In the wet and grime of winter, the Superlight was slipperier than an eel-shaped soap bar, but also 'the most fun you can have with your Y-fronts on' according to Jethro. On dry roads, the Avon CR500s provided phenomenal grip although for dry trackdays Caterham suggested swapping the front wheels over so that they were running the other way to even-out the wear. If you wanted to abuse the tyres and go sideways then there really was no better car to do it in, as I discovered one glorious afternoon at Bedford when I learnt to go sideways.
I was determined to try living with the Caterham as an everyday car. So for a couple of months, roof down come rain or shine, the R300 was my daily transport with no other cars allowed. I didn't have anyone else to transport so luggage space wasn't a problem, the seats are vastly comfier than they look and you become oblivious to the stiff ride surprisingly quickly. However, once I'd driven home I needed a seriously good reason to get back in again the same evening. Refitting the removable steering wheel and ignition cut-out, doing up the harness, attaching the side screen and locating the awkward ignition barrel was, frankly, a palava.
Driving the R300 every day revealed that, in the same way they might view an Aston Martin, other drivers never seem to bear any ill will towards a Caterham. People would always point and smile rather than pretend not to be looking as they would with a Ferrari, and I was forever being accosted while captive at traffic lights or in a queue, everyone keen to say something about it even if they weren't quite sure what. My youthful enthusiasm did eventually wane, as all the weathered sages of the office said it would, with short trips proving a particular pain, but every time it chuntered and barked into life you still knew that the journey would be an event and your day would be that bit richer for having driven the Caterham.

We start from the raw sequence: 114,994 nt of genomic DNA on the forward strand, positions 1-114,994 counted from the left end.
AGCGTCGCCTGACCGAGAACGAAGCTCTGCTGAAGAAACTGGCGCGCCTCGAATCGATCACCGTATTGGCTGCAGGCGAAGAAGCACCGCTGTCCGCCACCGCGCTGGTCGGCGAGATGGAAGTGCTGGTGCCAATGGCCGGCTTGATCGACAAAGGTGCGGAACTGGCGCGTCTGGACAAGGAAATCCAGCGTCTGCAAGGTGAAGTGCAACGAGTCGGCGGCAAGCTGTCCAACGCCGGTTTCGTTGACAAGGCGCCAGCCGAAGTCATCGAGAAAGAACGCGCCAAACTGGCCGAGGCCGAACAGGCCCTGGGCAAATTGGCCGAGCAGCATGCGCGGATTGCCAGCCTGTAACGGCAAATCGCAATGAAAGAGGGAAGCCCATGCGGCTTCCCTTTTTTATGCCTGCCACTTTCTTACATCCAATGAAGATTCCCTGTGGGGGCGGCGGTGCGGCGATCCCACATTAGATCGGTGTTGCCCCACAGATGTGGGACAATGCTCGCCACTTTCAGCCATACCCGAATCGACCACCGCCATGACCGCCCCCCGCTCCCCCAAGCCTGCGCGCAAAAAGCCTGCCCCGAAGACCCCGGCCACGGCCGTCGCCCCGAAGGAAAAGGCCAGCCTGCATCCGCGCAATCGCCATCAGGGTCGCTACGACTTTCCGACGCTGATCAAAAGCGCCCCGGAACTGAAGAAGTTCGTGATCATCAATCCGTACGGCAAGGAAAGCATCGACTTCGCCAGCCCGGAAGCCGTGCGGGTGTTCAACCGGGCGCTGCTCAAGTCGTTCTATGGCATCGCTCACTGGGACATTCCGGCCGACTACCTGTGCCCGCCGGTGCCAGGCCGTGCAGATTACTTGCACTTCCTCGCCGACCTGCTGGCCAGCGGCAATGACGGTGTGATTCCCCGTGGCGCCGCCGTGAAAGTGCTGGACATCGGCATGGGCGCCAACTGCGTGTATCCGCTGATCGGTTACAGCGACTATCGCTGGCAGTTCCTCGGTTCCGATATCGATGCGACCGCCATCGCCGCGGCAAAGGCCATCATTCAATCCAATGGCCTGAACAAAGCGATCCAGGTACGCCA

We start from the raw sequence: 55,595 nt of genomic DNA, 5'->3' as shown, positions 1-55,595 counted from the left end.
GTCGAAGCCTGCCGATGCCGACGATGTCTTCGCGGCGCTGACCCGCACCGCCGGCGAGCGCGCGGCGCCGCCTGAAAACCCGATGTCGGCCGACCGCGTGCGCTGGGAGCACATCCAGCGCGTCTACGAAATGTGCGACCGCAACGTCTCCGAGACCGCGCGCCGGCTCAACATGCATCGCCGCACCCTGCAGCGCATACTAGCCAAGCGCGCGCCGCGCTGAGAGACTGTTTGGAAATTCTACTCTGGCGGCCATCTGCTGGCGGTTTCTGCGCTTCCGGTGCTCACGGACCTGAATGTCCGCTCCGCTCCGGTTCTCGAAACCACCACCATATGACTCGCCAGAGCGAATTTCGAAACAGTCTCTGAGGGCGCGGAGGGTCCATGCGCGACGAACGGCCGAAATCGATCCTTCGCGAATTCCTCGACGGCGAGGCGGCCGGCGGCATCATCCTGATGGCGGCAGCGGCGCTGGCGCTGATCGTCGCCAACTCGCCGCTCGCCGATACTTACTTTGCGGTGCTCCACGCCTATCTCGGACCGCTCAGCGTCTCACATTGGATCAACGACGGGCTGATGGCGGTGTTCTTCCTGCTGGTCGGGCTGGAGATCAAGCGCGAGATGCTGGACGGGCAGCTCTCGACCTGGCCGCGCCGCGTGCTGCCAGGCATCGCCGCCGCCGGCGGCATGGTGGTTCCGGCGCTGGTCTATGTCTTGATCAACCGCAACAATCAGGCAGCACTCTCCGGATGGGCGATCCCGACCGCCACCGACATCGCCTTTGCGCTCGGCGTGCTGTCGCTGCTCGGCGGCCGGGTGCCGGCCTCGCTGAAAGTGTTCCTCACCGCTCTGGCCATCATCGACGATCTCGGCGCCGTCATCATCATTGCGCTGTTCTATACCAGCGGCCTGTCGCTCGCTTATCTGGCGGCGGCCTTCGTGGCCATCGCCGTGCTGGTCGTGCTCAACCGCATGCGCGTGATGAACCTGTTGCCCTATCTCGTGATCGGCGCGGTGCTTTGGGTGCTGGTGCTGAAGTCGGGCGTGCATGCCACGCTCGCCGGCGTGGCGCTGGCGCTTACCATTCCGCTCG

Problems? Well it did like a drink, the passenger footwell becoming home to a large tub of finest fully synthetic after we discovered just how quickly the 1.8 K-series could neck pints of the stuff. The lacquer on our carbonfibre cycle-wings became very discoloured and manky, apparently due to exposure to the sun. The speedo refused to work after the gearbox-mounted sender became dislodged and the fuse for the nearside rear light blew a couple of times. But none of these problems was exactly insurmountable, unlike the speed humps outside Roger Green's house, which did for the Ram-air scoop. It wasn't the last time the scoop was conked either, and it seemed to get nearer the tarmac each time it was (expensively) replaced. It's said to give an extra 10bhp but the gains aren't startling and as the trade-off is wincing every time you hit a compression we'd go without in future.
Ultimately, despite apparently failing in our intentions to get a liveable-with Caterham, we did nearly 11,000 miles in just over a year, which isn't bad. And when you were blipping-and-snicking downchanges or the fearsome K-series was screaming like a banshee, you really didn't long for squashy seats and elbow-room.
|Date acquired||July 2004|
|Duration of test||1 year 2 months|
|Consumables||£432 (tyres), £40 (oil)|
|Extra costs||£362 (two new air scoops)|
|Trade in value||c£21,500|